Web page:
Both the Google Pixel 2 and Pixel XL 2 will ditch the 3.5mm audio jack, one industry insider said on Thursday, attributing the information to an unnamed tipster. Google's upcoming flagship duo has been the subject of a wide variety of reports in recent months, though most sources are still unable to agree whether the smartphones will have a conventional audio port or not, or if only the smaller Pixel 2 is set to lose the 3.5mm jack. A number of unofficial cases for the Pixel 2 and Pixel XL 2 that appeared on Amazon earlier this week indicated that both devices will be equipped with the port, though their legitimacy remains dubious.
Reports on the overall design of the Pixel 2 series have been significantly less conflicting, with most insiders agreeing that Google is looking to ship a pair of nearly bezel-less devices with edge-to-edge screens. The handsets are expected to lack a physical Home button much like the original Pixel and Pixel XL, and their on-screen system keys should be easier to use due to their minimal bottom bezels. Both the Pixel 2 and Pixel XL 2 are expected to feature display panels with an aspect ratio of 18:9, i.e. 2:1, and at least one of them is rumored to be manufactured by LG Electronics, whereas the other model may still be made by HTC, the Taiwanese phone maker that handled the entire 2016 Pixel lineup.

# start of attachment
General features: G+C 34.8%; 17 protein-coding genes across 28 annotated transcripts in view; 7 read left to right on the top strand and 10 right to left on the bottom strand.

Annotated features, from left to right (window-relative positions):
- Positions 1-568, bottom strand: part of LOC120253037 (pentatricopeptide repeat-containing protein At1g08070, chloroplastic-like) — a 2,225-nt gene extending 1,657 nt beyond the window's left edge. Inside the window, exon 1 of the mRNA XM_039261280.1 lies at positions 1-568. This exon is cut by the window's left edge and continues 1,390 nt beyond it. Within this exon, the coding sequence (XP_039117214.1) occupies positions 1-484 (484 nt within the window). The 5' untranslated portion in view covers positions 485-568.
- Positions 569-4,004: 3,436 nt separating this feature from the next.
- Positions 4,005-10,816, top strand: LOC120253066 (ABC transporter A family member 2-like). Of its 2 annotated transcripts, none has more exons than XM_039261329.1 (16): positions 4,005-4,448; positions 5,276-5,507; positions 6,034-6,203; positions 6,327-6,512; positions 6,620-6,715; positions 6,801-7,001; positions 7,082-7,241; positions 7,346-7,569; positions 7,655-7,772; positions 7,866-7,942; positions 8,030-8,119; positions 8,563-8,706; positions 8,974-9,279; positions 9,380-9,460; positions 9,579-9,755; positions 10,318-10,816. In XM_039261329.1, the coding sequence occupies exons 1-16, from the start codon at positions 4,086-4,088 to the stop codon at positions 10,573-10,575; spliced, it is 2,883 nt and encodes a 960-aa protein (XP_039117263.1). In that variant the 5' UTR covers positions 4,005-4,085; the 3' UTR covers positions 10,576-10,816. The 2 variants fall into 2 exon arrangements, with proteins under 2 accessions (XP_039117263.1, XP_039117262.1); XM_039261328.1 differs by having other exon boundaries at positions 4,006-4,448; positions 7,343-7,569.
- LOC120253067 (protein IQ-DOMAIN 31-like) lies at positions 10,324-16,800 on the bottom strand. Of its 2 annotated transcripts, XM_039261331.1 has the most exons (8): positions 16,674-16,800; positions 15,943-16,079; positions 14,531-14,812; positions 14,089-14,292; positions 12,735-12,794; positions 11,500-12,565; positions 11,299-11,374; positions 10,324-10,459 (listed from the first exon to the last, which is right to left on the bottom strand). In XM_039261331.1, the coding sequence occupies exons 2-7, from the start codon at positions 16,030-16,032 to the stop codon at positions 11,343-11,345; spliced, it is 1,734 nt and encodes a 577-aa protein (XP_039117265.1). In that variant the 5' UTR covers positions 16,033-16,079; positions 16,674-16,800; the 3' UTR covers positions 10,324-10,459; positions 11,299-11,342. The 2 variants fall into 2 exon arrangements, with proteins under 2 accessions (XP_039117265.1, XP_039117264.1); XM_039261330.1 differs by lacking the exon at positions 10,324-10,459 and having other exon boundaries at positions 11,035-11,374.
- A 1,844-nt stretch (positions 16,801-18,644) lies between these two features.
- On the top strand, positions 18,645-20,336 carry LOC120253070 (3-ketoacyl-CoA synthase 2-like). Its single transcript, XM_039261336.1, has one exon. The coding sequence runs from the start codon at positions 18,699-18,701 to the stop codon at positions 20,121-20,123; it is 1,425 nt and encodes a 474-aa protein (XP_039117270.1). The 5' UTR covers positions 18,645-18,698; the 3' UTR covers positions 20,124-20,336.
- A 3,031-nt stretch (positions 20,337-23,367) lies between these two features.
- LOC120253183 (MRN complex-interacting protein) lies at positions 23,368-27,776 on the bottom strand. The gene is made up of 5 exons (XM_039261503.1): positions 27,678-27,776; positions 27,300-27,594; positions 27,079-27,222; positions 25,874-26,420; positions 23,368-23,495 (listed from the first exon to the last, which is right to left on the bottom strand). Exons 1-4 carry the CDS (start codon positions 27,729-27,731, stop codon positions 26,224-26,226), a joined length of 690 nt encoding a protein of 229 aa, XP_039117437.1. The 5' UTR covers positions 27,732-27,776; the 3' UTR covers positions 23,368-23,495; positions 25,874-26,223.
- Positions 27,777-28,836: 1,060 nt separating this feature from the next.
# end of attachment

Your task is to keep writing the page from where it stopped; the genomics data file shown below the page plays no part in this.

Some recent rumors suggested that the Pixel 2 series will entail the first two smartphones to ship with the Snapdragon 836, Qualcomm's supposed revision of the Snapdragon 835 system-on-chip (SoC) which has yet to be officially announced by the San Diego, California-based semiconductor company. The handsets are also thought to feature 4GB of RAM and 64GB of internal storage space, according to a number of recent benchmark sightings. Both the Pixel 2 and Pixel XL 2 should run Android 8.0 out of the box, though they may not be the first announced devices to do so, just like their predecessors were beaten to the title of the first smartphones that ship with Android 7.0 Nougat after the LG V20 was launched in late September 2016. Google is expected to debut its upcoming flagship duo by mid-fall, likely at an exclusive hardware event similar to the one it hosted last October.